Rebels, troops in Mali 'committed abuses'
16 May 2012, 11:56
Dakar - Amnesty International said on Wednesday that armed Tuaregs and
Islamists, who seized northern Mali after a coup, had carried out grave
rights abuses such as rape, murder and using child soldiers.
report released by the London-based rights group said soldiers had also
carried out extrajudicial killings, branding the crisis Mali's worst
human rights situation in 50 years.
"After two decades of
relative stability and peace, Mali is now facing its worst crisis since
independence in 1960," said Gaetan Mootoo, Amnesty International's West
Africa researcher after a research mission to the country.
entire north of the country has been taken over by armed groups who are
running riot. Ten of thousands of people have fled the region, creating a
humanitarian crisis in Mali and in neighbouring countries."
rebellion by armed Tuareg nomads prompted overwhelmed soldiers to oust
the president on 22 March, but led to the rebels and their Islamist
allies capturing the north of the country, an area larger than France.
engaged in political wrangling with a former junta on a transition
government, has been unable to focus on the unfolding crisis in the
The Amnesty researchers collected testimony from women and
girls who said they were "raped, sometimes collectively, by armed men
including by members of the MNLA [the main Tuareg separatist Azawad
Liberation Movement], particularly in Menaka and Gao".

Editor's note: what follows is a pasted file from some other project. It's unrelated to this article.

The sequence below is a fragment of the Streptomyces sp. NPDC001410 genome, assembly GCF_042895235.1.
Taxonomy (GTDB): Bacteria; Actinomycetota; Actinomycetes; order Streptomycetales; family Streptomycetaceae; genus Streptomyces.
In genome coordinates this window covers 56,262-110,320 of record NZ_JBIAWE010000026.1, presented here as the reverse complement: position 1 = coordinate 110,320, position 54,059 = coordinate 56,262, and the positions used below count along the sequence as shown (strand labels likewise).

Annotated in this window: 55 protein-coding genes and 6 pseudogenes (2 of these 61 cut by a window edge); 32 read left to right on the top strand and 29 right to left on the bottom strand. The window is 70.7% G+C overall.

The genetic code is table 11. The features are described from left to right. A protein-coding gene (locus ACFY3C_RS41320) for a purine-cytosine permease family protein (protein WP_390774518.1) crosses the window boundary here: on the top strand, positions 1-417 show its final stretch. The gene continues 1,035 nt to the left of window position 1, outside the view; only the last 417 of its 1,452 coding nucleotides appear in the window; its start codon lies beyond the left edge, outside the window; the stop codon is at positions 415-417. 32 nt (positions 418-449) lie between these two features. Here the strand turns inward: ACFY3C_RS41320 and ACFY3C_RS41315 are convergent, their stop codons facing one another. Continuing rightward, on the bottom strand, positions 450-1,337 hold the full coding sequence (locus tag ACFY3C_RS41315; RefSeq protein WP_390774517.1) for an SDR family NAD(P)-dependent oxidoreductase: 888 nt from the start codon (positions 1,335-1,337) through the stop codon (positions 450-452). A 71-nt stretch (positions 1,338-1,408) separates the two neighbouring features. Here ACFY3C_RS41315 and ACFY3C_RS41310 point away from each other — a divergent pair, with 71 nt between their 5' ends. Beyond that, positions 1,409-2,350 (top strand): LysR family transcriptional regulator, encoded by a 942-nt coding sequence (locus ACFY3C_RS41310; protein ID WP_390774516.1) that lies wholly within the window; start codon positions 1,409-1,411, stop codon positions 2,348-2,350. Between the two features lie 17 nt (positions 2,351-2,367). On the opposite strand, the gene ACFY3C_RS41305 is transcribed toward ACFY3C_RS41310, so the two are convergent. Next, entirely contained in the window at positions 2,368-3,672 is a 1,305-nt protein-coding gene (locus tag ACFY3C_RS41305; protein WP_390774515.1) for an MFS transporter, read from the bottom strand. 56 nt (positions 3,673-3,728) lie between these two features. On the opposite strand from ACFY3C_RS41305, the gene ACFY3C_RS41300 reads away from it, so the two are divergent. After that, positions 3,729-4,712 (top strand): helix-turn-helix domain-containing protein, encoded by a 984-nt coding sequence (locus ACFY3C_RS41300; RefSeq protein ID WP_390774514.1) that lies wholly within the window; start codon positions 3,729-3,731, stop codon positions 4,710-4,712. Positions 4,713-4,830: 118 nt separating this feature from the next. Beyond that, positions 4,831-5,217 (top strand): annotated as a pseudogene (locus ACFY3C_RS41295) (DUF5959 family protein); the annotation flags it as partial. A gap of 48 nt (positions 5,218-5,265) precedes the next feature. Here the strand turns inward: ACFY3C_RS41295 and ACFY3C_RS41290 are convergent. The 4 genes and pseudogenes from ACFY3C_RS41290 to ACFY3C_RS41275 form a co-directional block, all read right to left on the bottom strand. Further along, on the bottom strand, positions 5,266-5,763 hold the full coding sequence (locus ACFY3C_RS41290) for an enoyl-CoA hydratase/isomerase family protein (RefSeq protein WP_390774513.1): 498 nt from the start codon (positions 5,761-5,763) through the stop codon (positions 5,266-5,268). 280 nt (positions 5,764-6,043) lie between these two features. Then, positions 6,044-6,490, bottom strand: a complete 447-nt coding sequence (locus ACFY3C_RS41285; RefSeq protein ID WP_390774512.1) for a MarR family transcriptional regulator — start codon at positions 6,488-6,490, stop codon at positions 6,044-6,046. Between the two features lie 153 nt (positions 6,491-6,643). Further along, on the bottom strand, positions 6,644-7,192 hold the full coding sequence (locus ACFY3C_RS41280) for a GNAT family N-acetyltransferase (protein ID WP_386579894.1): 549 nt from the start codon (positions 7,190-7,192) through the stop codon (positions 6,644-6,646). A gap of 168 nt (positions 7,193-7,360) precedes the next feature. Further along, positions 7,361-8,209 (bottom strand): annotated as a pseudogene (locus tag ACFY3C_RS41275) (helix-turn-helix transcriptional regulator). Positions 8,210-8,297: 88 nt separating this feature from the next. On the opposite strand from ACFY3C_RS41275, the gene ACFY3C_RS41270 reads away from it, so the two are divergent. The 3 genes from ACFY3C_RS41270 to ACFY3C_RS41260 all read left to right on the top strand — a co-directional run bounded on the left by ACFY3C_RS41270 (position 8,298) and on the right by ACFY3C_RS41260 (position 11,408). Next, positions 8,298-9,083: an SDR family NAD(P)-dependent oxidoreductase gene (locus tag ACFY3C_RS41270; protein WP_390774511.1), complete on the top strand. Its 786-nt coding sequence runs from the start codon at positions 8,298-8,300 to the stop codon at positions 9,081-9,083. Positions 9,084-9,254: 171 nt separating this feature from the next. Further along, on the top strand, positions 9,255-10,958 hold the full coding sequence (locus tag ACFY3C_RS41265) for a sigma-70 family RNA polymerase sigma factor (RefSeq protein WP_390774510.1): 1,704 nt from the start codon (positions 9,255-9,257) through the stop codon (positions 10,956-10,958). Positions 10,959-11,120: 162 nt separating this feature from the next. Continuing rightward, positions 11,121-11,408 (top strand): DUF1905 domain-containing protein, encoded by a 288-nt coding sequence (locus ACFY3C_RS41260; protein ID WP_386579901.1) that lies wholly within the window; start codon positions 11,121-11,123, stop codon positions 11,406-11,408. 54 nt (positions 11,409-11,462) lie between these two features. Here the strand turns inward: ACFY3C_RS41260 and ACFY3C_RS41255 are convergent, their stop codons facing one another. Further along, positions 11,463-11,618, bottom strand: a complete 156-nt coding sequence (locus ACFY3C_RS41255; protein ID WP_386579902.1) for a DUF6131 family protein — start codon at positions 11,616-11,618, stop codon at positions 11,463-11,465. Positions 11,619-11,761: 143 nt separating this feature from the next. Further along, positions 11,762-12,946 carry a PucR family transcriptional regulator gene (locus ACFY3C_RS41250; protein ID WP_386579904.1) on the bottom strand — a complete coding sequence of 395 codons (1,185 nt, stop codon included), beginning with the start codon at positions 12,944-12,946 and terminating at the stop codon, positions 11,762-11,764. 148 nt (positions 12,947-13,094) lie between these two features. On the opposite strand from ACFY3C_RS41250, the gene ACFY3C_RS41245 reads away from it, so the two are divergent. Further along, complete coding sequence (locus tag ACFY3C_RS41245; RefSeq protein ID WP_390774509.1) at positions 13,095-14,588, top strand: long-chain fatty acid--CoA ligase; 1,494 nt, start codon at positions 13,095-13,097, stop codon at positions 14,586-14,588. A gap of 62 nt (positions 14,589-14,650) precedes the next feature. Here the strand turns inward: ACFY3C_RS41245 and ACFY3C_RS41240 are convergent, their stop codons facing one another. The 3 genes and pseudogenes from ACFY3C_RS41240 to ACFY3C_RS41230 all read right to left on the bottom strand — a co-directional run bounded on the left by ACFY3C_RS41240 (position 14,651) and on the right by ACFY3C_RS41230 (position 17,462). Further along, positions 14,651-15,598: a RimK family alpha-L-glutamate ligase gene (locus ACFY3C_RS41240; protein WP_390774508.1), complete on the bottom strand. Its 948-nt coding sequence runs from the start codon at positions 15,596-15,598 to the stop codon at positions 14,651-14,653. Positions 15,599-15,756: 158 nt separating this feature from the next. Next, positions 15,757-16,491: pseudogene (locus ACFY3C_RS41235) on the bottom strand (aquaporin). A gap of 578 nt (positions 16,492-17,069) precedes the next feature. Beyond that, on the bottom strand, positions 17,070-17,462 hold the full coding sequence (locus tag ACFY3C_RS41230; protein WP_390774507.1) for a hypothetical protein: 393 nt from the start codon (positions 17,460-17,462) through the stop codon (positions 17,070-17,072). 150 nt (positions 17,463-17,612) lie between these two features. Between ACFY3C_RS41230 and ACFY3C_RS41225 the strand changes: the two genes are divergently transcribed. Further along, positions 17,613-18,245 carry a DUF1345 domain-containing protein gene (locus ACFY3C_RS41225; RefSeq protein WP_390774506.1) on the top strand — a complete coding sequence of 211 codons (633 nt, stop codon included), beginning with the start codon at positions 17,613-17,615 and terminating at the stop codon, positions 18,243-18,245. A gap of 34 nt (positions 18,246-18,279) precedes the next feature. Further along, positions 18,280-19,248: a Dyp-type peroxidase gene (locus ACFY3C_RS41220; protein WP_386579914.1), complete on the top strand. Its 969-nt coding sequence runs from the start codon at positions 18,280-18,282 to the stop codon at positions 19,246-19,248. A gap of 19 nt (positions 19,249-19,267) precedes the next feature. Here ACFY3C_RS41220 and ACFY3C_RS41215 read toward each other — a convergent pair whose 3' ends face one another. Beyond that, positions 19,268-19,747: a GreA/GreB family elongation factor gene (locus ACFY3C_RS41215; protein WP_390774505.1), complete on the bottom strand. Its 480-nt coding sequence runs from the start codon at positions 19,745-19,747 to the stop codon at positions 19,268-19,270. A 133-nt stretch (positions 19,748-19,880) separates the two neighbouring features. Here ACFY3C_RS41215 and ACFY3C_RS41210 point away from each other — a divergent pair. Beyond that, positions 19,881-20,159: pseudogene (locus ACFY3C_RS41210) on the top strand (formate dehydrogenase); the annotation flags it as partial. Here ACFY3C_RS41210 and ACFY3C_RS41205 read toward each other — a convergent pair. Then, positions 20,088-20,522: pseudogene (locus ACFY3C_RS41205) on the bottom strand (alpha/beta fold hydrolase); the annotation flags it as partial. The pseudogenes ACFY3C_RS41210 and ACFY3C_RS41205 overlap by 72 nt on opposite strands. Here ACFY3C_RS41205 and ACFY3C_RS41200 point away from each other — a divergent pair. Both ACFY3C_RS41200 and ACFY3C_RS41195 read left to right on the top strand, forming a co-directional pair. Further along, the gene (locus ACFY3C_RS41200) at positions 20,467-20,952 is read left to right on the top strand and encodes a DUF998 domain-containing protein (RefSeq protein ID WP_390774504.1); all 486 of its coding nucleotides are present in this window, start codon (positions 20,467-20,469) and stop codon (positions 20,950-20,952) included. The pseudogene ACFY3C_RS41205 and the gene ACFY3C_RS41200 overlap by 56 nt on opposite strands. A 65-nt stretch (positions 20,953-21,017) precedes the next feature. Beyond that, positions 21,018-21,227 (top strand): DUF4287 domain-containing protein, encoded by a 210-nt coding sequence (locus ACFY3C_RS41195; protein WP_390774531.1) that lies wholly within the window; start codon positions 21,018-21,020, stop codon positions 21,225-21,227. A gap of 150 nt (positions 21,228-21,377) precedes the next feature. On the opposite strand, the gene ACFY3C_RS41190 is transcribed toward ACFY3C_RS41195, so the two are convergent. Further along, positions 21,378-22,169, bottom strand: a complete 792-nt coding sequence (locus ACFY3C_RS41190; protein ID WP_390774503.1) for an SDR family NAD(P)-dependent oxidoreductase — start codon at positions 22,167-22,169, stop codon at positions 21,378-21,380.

"Delegates found evidence of the presence of child soldiers within the ranks of the armed Tuareg and Islamists groups..."
However, the report states that soldiers too, were guilty of human rights violations.
soldiers beat and then extra-judicially executed three unarmed people
accused of spying for the MNLA in Sevare [630km north of Bamako] on 18
April 2012," read a statement from Amnesty.
The armed groups have
also tortured and abused captured soldiers, slitting their throats,
according to testimony from other soldiers who were taken prisoner and
The Islamist group, Ansar Dine, which has set
about imposing Sharia law in the towns under its control, including
fabled Timbuktu, is using intimidation, violence and arbitrary killings
to do so.
Mootoo warned that without efforts to protect human
rights "the entire sub-region risks destabilisation through the effects
of political instability, armed conflict in the north and the food
crisis which affects the whole of the Sahel."
Malian authorities and armed groups to allow United Nations and other
humanitarian agencies unrestricted access to refugees and internally
displaced people, particularly in northern Mali.